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LA Theater Review

Graae's Anatomy

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In his new revue -- mixing witty banter and songs -- performer Jason Graae tells the audience that he is often cast as Jews, though he is of Danish-Irish descent; that he was once fired from his ongoing gig as a leprechaun in Lucky Charms commercials, due to logistical East Coast-versus-West Coast complications; and that early in his career he played the gun-toting Chino as a "funny murderer" in West Side Story. At one point, Graae hints that he is about to reveal his biggest secret of all, and then drops the bombshell — "I'm gay." Yet audiences will easily grasp that point prior to this confession — what with Graae's dicey double-entendres and campy gags sprinkled in among more reflective moments.

One of the most popular singer-actors on the L.A. scene — in musical theatre, cabaret, and opera — this transplanted New Yorker, raised in Oklahoma, knows exactly how to capture an audience's attention and hold it for however long it takes — in this case, a little less than 90 minutes. One thing that is surprising — and pleasing — is that the multitalented Graae (who even plays an oboe in the show, which he learned to do before he decided to become an actor) has greatly enriched the mix of elements in his personal vehicles. One way is in bringing in more heartfelt sentiment alongside his zany humor. His poignant ballads, such as a terrific song from Falsettos (which he appeared in on Broadway) and a salute to mothers from the little-known musical Minnie's Boys are artfully delivered and heartwarming. Another plus is the incorporation of guest appearances by different performers each night. On the night reviewed, David Engel and Stan Chandler, two of Graae's co-stars from the original production of the Forever Plaid franchise, joined him for a song. Brief but amusing appearances were also made by Susanne Blakeslee, one of Graae's Forbidden Broadway and Forbidden Hollywood cohorts, and the effervescent Vicki Lewis.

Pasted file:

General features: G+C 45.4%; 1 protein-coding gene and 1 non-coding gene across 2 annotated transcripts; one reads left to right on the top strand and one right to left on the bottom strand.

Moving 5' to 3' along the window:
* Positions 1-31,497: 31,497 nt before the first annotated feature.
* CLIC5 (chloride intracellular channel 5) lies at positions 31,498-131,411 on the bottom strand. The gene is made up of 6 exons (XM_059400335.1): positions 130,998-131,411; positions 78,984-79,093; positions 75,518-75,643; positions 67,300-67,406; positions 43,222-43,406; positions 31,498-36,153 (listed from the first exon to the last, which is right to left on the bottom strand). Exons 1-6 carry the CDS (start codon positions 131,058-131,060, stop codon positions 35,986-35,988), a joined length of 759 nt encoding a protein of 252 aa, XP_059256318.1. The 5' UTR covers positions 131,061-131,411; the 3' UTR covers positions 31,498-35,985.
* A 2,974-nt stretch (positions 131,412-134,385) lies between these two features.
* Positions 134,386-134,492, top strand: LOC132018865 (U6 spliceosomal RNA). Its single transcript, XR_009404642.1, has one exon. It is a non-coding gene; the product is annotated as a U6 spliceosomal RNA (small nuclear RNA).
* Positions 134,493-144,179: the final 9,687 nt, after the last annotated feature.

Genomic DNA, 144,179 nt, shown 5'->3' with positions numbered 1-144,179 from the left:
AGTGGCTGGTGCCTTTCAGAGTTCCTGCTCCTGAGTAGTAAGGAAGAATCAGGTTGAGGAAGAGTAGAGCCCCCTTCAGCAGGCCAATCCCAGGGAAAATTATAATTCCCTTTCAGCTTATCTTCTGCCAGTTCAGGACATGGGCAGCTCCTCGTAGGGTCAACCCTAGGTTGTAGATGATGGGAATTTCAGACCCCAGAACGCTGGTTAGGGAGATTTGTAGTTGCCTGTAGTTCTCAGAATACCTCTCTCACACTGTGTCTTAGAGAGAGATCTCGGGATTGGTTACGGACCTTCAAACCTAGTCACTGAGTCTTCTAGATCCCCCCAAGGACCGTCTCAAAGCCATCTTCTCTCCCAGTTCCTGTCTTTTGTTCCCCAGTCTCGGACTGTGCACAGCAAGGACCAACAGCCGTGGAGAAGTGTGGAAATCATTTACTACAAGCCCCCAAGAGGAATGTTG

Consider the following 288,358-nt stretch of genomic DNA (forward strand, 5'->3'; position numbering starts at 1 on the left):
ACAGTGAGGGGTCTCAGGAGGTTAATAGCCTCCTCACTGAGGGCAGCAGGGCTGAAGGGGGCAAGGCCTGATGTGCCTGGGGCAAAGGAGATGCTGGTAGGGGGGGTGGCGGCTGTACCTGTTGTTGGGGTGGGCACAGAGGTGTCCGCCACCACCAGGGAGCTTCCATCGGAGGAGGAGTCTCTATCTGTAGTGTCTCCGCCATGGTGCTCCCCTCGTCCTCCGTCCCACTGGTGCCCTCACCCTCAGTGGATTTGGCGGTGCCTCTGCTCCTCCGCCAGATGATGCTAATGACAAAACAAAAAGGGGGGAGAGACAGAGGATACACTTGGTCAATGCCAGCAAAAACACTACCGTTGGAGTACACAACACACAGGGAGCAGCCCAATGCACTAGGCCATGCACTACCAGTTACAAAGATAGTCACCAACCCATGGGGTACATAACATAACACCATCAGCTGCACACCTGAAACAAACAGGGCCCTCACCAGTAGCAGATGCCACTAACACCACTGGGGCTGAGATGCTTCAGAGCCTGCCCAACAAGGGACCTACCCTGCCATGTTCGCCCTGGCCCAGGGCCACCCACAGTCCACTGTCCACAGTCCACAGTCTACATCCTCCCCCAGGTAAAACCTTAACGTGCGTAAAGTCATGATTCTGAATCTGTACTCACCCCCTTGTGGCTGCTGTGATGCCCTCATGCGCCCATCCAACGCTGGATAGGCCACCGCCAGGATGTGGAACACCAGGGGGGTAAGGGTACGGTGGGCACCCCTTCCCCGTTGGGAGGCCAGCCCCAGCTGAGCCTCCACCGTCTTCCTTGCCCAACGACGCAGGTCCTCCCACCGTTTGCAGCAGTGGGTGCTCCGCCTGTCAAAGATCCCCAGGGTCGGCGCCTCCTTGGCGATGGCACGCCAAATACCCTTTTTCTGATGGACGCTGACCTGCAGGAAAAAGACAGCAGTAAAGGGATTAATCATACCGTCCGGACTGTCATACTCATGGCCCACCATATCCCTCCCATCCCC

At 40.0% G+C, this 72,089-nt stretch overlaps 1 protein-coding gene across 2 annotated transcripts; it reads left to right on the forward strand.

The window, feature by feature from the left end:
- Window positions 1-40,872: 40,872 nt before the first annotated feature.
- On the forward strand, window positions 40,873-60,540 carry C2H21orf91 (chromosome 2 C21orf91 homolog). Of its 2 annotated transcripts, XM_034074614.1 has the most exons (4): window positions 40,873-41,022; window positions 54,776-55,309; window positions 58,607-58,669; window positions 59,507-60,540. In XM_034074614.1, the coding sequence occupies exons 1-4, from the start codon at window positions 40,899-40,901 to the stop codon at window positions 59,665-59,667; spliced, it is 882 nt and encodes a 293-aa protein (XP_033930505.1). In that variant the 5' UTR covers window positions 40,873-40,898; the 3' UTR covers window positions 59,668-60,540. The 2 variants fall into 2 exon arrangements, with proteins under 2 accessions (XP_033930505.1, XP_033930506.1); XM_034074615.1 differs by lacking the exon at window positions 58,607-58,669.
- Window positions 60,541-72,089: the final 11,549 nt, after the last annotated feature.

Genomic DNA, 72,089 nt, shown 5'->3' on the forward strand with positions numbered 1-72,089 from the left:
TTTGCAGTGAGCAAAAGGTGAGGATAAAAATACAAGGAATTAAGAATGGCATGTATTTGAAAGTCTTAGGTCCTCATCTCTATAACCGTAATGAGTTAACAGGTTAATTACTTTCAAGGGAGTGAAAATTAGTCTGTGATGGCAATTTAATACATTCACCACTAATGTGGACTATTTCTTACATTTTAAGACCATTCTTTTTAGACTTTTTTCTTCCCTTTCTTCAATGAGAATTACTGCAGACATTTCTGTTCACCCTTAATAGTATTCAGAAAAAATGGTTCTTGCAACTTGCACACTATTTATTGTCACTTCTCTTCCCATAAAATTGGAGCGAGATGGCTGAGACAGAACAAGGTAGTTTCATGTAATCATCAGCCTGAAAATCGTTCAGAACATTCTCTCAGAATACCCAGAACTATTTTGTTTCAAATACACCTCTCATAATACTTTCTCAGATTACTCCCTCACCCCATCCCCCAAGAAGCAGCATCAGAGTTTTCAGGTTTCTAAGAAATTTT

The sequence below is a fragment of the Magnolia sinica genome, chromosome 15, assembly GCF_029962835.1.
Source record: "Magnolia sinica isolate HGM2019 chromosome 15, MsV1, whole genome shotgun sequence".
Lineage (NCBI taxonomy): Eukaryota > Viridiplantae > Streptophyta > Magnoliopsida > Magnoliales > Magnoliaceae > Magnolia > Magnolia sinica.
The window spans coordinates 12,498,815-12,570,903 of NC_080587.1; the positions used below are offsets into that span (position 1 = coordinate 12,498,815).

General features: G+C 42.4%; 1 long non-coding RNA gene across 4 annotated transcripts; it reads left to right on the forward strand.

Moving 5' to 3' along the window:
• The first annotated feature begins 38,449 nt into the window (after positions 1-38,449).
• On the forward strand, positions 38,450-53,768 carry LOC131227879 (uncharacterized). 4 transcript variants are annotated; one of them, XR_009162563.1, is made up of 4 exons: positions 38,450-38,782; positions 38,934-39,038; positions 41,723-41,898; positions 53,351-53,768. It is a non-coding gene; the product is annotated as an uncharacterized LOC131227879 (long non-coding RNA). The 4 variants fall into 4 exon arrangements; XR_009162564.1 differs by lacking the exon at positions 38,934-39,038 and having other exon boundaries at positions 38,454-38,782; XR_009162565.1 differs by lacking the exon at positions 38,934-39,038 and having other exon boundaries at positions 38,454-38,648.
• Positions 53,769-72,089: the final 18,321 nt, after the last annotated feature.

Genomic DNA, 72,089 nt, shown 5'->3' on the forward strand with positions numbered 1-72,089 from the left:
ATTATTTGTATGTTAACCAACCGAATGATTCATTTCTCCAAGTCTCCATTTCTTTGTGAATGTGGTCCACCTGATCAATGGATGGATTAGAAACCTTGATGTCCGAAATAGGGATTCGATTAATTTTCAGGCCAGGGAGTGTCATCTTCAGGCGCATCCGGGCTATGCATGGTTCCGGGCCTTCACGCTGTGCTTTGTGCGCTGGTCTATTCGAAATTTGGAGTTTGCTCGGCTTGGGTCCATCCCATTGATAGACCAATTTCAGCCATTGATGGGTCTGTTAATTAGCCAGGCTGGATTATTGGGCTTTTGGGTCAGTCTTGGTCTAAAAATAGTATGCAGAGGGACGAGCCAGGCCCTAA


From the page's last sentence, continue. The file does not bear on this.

Music director-piano accompanist Alex Rybeck provides first-rate sounds and is a good sport as the butt of some of Graae's uproarious jokes. Graae's rib-tickling and tuneful romp, directed by Heather Lee, is a splendid way to chase the blues away.

Presented by Weddington Street Productions at the El Portal Theatre, 5269 Lankershim Blvd., North Hollywood. Mon.-Tue. 8 p.m. May 15-22. (866) 811-4111. www.elportaltheatre.com.

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